In the driving seat: Inside the trend for design-it-yourself luxury cars
by Simon de Burton
The design-it-yourself approach is spreading through the motoring world, says Simon de Burton...
Back in the golden age of motoring, cars, like boats, were built to a buyer’s personal specifications. Marques such as Rolls-Royce, Bentley, Bugatti and Hispano-Suiza would supply a “rolling chassis” complete with engine and gearbox, leaving the owner to employ a coachbuilder to create the bodywork and trim the interior to order.
The spread of mass production largely put an end to that by the late 1940s, but there has recently been a resurgence in demand for one-off cars as luxury becomes ever more focused on the unique rather than merely the high quality and expensive. The new luxury is having something no one else has got – and, when it comes to cars, even the best production models aren’t exclusive enough for some if they’re in standard trim.
One of the first companies to recognise the market for such customising was Overfinch. Established in 1975 in Leeds, UK, it has grown into the go-to company for anyone wanting to seriously upgrade their Land or Range Rover. From marquetry dashboards and jewelled badging on your Discovery to a remote-controlled, slide-out boot floor and titanium exhaust pipes on your Sport, Overfinch will create the SUV of your dreams.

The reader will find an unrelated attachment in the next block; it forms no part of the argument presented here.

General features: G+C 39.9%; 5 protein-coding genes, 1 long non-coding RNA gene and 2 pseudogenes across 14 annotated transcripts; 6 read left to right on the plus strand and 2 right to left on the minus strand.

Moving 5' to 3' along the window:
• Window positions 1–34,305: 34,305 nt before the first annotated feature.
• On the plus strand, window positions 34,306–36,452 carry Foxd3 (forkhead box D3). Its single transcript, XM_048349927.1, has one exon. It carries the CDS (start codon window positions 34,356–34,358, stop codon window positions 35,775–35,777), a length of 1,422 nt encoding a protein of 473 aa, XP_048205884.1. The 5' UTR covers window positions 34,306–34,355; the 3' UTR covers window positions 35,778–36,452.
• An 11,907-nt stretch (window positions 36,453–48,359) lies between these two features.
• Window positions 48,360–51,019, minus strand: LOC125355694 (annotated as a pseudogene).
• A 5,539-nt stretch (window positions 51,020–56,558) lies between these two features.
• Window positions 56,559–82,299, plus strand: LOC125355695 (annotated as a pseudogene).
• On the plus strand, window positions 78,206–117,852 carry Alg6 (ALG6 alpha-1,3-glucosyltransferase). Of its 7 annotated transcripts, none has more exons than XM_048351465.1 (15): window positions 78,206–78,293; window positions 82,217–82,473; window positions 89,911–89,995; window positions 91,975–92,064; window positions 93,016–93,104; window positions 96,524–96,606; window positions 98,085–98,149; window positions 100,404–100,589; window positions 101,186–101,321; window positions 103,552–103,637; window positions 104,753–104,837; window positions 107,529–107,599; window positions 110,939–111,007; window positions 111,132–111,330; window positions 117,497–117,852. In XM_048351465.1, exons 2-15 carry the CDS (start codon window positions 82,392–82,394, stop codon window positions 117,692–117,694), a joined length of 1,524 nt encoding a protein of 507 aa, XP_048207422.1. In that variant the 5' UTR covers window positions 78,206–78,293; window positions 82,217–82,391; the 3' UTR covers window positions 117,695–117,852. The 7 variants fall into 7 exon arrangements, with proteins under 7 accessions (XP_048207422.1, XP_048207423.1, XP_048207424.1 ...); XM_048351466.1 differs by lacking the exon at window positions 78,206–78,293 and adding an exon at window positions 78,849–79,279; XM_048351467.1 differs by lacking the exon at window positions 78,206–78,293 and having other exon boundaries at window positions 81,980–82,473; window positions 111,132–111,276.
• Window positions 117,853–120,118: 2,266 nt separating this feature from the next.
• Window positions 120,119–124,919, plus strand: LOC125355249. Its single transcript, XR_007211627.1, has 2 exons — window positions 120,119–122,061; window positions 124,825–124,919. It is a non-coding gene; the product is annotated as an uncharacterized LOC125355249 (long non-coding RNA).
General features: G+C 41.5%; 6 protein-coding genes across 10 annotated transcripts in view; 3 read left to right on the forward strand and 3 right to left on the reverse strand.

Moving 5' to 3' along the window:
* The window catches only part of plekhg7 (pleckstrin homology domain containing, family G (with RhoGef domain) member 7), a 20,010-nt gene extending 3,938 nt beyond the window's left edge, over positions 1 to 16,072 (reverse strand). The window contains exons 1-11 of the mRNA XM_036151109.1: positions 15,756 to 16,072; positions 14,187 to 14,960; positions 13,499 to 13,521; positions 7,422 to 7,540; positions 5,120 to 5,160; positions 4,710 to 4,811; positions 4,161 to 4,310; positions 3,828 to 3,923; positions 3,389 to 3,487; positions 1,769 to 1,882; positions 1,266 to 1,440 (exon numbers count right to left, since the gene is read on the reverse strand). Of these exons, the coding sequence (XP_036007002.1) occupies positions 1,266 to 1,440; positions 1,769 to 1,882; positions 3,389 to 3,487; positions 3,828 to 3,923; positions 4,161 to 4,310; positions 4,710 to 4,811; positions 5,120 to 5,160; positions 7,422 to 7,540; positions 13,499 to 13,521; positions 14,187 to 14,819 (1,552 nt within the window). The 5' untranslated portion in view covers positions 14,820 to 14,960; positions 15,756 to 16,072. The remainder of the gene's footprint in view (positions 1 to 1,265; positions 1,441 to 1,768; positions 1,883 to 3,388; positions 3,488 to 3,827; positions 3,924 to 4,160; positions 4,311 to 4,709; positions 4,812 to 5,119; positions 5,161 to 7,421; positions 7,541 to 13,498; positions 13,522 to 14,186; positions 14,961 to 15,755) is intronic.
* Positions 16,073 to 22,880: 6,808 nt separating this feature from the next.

Such is the demand for after-market “bespoking” that many high-end car marques offer personalisation services direct. Aston Martin’s Q division (named, of course, after James Bond’s gadget boffin) promises to meet your every whim when it comes to creating a really special car. It has demonstrated this by building a version of the Vanquish dedicated to the RAF Red Arrows aerobatic display team and painted in the same “Eclat red” as the aircraft and with seats the colour of flight suits. Q can also design and build you a car from the ground up, complete with exclusively designed body.
A similar service is offered by McLaren’s Special Operations department, which, thanks to the carbon fibre MonoCell on which its production cars are based, can create any coachwork you desire to put on top, so long as it’s road legal – and doesn’t compromise safety or performance. Frankly, if you can design a better looking car than the professionals at McLaren then you’ve probably missed your calling.